Politicians get a lot of mileage out of support for “free” college tuition; it plays really well with the millennial crowd and aspiring college students who are facing significant financial barriers to college entry, and if anyone is listening to proposals coming from the current presidential campaign, there are actually some pretty good ideas, primarily from Republicans, on plans to make higher education more affordable. The core of these proposals is the reduction and simplifying of the federal government’s role in it.
These proposals include plans ranging from allowing private investors to finance college costs in exchange for a share of future student income, to more transparency on linkage between colleges and the success of their graduates, to the deregulation of the accreditation of higher education institutions, to the replacement of the various college loan programs and tax credits with a new federal line of credit plan with repayment tied to a percentage of income.
These and other ideas should be considered seriously and they and education issues generally are not getting much play in these sandbox fights that pass for presidential debates, but I want to make another point: the major problem is not the control of the growth of tuition, because this is not the primary barrier to student access to higher education and success once they get there.
The primary barrier is student postsecondary readiness. Our PreK-12 public education system is simply doing a miserable job of producing college and meaningful career readiness. In fact, in Texas, over 50% of high school graduates must take remedial courses when applying for community college. And we have a new ambitious higher education completion plan for the state called “60X30”, which means 60% college graduates by the year 2030, but the elementary and secondary school readiness pipeline to move this percentage from its current 38% is simply not in place, and this deficiency applies generally across the nation. This lack of readiness is the barrier to success that should be our primary focus, not so-called “free” college.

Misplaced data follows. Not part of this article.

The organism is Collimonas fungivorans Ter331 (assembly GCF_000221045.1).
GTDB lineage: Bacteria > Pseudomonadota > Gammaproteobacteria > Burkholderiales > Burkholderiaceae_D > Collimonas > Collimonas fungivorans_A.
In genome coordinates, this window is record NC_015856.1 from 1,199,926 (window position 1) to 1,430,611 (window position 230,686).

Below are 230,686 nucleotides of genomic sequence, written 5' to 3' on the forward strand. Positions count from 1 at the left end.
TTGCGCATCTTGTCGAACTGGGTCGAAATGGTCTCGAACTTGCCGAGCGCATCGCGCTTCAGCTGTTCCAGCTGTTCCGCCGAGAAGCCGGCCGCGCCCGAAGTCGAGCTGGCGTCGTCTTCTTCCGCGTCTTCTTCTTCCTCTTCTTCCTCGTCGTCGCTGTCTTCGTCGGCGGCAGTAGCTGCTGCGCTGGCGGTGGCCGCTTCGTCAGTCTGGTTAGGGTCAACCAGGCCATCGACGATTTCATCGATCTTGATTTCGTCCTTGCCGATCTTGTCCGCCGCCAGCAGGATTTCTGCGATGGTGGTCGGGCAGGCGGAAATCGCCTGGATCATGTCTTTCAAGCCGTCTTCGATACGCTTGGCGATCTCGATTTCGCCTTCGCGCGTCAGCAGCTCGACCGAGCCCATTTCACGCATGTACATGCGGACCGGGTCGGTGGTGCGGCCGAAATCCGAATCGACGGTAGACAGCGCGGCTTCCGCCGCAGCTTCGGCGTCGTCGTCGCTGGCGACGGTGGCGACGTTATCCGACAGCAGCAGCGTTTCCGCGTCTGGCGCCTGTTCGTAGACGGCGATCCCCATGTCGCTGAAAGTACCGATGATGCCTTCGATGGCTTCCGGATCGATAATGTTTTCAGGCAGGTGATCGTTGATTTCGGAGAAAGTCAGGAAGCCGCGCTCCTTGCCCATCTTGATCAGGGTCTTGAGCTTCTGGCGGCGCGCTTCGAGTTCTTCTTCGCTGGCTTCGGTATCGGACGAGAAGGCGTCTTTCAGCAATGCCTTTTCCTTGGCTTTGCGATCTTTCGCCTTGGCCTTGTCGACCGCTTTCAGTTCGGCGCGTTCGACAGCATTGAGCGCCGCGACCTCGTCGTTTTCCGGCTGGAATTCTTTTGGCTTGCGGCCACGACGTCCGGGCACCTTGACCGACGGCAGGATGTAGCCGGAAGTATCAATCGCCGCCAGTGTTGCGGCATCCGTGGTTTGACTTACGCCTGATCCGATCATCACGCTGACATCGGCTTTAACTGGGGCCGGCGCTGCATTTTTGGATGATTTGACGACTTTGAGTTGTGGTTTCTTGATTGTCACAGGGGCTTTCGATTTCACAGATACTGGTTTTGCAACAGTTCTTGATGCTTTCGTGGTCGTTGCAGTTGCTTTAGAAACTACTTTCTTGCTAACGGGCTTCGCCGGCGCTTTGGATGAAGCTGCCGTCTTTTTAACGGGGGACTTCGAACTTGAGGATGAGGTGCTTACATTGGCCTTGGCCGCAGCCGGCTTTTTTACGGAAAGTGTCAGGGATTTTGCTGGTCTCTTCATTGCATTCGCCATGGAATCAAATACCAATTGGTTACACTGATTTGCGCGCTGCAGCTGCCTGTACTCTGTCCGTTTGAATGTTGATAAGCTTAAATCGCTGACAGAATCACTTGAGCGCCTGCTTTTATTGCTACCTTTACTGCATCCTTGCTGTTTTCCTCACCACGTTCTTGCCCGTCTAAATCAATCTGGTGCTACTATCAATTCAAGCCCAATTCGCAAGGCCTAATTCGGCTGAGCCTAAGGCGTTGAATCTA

Researchers from the Center for American Progress released in January a study examining the effects of a state’s commitment to standards-based reform (as measured by clear standards, assessments aligned to those standards, and whether a state sanctions low-performing schools) on low-income student test scores measuring reading and math achievement on the National Assessment of Educational Progress (NAEP) exams from 2003 to 2013. Not surprisingly, the results indicated that states ranked highest in commitment to standards-based reform had stronger gains in NAEP scores, while low-income students in those states ranked lowest in this commitment did worse.
And yet, almost everywhere you look we are busy lowering standards and expectations in our public education accountability system! Go figure.